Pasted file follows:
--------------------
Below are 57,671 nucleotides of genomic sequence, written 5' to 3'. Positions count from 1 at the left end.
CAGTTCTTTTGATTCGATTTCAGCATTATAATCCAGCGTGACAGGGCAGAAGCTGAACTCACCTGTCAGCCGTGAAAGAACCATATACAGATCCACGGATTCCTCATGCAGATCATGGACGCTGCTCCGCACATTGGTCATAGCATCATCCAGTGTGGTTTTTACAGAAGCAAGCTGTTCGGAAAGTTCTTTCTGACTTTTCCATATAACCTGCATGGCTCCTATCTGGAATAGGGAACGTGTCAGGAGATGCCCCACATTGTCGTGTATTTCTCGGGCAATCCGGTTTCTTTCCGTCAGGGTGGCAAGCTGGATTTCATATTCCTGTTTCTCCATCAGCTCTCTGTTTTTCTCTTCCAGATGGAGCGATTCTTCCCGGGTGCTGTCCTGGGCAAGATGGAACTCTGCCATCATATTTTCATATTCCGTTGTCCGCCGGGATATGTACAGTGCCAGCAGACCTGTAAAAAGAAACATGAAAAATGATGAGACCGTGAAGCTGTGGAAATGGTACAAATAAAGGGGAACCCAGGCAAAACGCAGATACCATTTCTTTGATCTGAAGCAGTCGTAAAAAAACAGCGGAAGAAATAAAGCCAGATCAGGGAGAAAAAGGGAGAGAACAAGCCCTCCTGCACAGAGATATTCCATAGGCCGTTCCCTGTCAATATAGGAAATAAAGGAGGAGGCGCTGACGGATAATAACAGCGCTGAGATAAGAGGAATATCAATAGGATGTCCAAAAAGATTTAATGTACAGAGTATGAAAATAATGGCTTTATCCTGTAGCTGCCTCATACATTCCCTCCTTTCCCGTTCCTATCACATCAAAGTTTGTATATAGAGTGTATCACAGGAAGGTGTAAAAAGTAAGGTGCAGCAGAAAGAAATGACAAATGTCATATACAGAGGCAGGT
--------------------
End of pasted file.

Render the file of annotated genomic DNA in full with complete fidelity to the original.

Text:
Below are 57,671 nucleotides of genomic sequence, written 5' to 3'. Positions count from 1 at the left end.
CAGTTCTTTTGATTCGATTTCAGCATTATAATCCAGCGTGACAGGGCAGAAGCTGAACTCACCTGTCAGCCGTGAAAGAACCATATACAGATCCACGGATTCCTCATGCAGATCATGGACGCTGCTCCGCACATTGGTCATAGCATCATCCAGTGTGGTTTTTACAGAAGCAAGCTGTTCGGAAAGTTCTTTCTGACTTTTCCATATAACCTGCATGGCTCCTATCTGGAATAGGGAACGTGTCAGGAGATGCCCCACATTGTCGTGTATTTCTCGGGCAATCCGGTTTCTTTCCGTCAGGGTGGCAAGCTGGATTTCATATTCCTGTTTCTCCATCAGCTCTCTGTTTTTCTCTTCCAGATGGAGCGATTCTTCCCGGGTGCTGTCCTGGGCAAGATGGAACTCTGCCATCATATTTTCATATTCCGTTGTCCGCCGGGATATGTACAGTGCCAGCAGACCTGTAAAAAGAAACATGAAAAATGATGAGACCGTGAAGCTGTGGAAATGGTACAAATAAAGGGGAACCCAGGCAAAACGCAGATACCATTTCTTTGATCTGAAGCAGTCGTAAAAAAACAGCGGAAGAAATAAAGCCAGATCAGGGAGAAAAAGGGAGAGAACAAGCCCTCCTGCACAGAGATATTCCATAGGCCGTTCCCTGTCAATATAGGAAATAAAGGAGGAGGCGCTGACGGATAATAACAGCGCTGAGATAAGAGGAATATCAATAGGATGTCCAAAAAGATTTAATGTACAGAGTATGAAAATAATGGCTTTATCCTGTAGCTGCCTCATACATTCCCTCCTTTCCCGTTCCTATCACATCAAAGTTTGTATATAGAGTGTATCACAGGAAGGTGTAAAAAGTAAGGTGCAGCAGAAAGAAATGACAAATGTCATATACAGAGGCAGGT